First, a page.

An alcoholic priest, whose name the reader never learns, roams the countryside of 1930s Mexico, ministering to the poor despite the fact that the government has outlawed Catholicism. The priest is a shell of his former self, racked by guilt over his many sins. He performs baptisms, communions, and last rites for the impoverished people of a small town in the state of Tabasco, who hold on to their faith despite the religious ban.
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The priest moves on to another town, because his adversary, The Lieutenant, is searching for him. In this town the priest encounters the daughter he had fathered illegitimately while he was still a parish priest -- before the Church was banned. He is nearly captured by the lieutenant, who rounds up a group of men and asks them to turn in the priest. But no one informs on him, and the lieutenant, unaware that he has the priest in his grasp, lets the group go.
The priest returns to the capital city in disguise, planning to say a mass that night. But he is arrested for possessing liquor, also outlawed. He has another encounter with the lieutenant while in jail, and again his nemesis does not know his face.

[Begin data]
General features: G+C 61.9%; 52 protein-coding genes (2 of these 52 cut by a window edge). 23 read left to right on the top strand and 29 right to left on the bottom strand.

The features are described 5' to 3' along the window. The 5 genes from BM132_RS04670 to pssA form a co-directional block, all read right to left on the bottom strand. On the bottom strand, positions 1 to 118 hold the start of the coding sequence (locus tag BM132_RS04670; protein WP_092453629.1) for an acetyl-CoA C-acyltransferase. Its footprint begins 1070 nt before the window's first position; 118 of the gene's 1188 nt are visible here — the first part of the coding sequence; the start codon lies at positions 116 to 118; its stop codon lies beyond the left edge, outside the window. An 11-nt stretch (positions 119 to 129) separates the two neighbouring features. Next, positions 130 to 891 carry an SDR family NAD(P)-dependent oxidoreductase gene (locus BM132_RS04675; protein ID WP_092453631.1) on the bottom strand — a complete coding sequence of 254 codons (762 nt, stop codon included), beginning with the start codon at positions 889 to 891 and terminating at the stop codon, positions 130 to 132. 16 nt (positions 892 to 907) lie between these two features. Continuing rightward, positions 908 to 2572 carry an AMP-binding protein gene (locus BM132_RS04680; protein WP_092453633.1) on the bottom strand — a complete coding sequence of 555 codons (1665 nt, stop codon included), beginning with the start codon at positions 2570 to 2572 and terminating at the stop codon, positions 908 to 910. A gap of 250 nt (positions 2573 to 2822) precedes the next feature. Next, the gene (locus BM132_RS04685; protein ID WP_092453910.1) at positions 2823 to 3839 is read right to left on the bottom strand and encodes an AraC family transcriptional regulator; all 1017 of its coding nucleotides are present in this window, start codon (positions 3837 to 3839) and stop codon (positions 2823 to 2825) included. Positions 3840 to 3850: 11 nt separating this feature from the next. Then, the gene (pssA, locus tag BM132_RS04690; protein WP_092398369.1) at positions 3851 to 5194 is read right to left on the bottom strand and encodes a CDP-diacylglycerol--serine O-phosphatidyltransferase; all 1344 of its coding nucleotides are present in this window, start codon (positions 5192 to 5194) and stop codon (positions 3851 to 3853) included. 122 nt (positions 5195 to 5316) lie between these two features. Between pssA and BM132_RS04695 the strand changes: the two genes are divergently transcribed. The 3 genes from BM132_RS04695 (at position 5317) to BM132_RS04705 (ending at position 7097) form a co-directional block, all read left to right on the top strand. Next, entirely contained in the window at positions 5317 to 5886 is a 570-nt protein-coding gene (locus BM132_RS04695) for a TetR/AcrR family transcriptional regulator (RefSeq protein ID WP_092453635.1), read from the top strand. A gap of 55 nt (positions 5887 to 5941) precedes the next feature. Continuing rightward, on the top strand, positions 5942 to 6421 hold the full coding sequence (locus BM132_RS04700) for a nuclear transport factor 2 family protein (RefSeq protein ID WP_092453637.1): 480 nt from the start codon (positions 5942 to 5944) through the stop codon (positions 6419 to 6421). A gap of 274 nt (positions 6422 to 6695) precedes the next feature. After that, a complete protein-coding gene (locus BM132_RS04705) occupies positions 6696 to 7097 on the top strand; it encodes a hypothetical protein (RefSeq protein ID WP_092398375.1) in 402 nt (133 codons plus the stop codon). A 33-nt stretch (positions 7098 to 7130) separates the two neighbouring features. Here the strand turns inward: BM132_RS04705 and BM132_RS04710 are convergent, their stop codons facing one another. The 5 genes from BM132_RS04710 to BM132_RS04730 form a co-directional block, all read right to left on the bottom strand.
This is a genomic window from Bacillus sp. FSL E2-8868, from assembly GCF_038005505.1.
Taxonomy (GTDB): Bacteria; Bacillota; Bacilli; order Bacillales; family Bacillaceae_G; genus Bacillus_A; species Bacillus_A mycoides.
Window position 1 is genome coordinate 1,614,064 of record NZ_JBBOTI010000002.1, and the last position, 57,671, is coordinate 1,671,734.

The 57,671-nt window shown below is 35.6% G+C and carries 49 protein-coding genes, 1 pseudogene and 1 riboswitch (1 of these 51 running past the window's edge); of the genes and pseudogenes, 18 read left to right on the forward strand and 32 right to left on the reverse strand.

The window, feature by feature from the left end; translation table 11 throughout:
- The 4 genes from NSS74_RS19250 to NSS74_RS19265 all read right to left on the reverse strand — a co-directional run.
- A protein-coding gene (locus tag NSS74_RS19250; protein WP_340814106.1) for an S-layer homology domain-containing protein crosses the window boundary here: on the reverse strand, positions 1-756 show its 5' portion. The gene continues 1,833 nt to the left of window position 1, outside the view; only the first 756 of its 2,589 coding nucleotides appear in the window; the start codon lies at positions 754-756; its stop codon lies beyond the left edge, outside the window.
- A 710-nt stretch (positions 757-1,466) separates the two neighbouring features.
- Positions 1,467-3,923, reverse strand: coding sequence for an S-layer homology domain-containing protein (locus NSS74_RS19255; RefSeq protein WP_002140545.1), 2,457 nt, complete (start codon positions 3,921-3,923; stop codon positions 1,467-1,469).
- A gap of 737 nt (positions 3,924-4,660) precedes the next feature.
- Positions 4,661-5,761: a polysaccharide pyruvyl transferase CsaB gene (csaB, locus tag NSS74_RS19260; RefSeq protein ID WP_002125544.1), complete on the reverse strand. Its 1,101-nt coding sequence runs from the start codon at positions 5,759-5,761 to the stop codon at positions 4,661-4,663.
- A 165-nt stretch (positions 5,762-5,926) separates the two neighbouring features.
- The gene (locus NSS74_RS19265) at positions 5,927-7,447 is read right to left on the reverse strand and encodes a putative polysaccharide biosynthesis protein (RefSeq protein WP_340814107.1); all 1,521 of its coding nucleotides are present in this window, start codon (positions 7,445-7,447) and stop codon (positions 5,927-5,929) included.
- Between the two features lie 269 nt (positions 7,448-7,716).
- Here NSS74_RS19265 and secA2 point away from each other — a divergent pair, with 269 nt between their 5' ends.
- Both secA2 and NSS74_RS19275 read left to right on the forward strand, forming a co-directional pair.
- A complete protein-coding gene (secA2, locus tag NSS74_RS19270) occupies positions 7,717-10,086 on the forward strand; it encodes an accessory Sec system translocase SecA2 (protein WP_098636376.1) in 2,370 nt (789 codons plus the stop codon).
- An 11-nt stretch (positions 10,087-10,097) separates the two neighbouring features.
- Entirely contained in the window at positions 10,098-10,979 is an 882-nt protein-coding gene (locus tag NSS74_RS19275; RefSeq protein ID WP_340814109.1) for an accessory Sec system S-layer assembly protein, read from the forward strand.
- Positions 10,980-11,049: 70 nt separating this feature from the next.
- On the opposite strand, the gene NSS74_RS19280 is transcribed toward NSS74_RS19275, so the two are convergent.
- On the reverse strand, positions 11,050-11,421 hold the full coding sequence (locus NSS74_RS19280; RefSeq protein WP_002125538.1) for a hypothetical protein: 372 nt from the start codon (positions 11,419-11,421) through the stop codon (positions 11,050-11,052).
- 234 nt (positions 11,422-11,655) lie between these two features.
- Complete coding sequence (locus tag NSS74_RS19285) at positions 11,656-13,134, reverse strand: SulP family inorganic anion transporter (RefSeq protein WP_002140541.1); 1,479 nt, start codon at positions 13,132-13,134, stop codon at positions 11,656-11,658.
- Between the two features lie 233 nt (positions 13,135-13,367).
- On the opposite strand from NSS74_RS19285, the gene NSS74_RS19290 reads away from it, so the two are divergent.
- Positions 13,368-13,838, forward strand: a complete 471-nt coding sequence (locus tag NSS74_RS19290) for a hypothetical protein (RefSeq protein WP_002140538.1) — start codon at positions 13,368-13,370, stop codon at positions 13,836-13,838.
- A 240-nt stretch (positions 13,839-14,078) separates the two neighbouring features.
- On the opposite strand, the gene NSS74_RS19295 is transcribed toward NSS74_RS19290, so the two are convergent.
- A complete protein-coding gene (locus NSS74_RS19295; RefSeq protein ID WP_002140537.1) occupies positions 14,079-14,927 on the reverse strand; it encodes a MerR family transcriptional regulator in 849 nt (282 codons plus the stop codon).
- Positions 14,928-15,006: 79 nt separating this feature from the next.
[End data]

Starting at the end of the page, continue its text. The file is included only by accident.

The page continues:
He is freed, but without money or food, the priest stumbles from one hiding place to another, growing tired and weak. Finally, he is lured into a trap by a man seeking a priest to hear a dying man's confession. The man refuses to repent and dies, at which point the lieutenant appears and arrests the priest. The priest is executed by firing squad the next day.
Elsewhere in the town, a mother is reading a story to Juan, her young son, about a Christian martyr killed for his faith long ago. Juan asks if the man killed that day is a martyr as well. His mother agrees, and the boy grows despondent that the "last" priest has been killed. That night, a stranger knocks on their door. It is another priest, fleeing from the police. The boy, heartened, opens the door and takes in the priest.
Best scene in story:
When the boy sees the second priest at the end of the novel, he practically throws himself at the priest's feet, begging him to enter his home.
Opinion about the main character:
The priest is drowning in shame and guilt over the sins he's committed, the sins he knows he will commit, and those he's only thought about committing.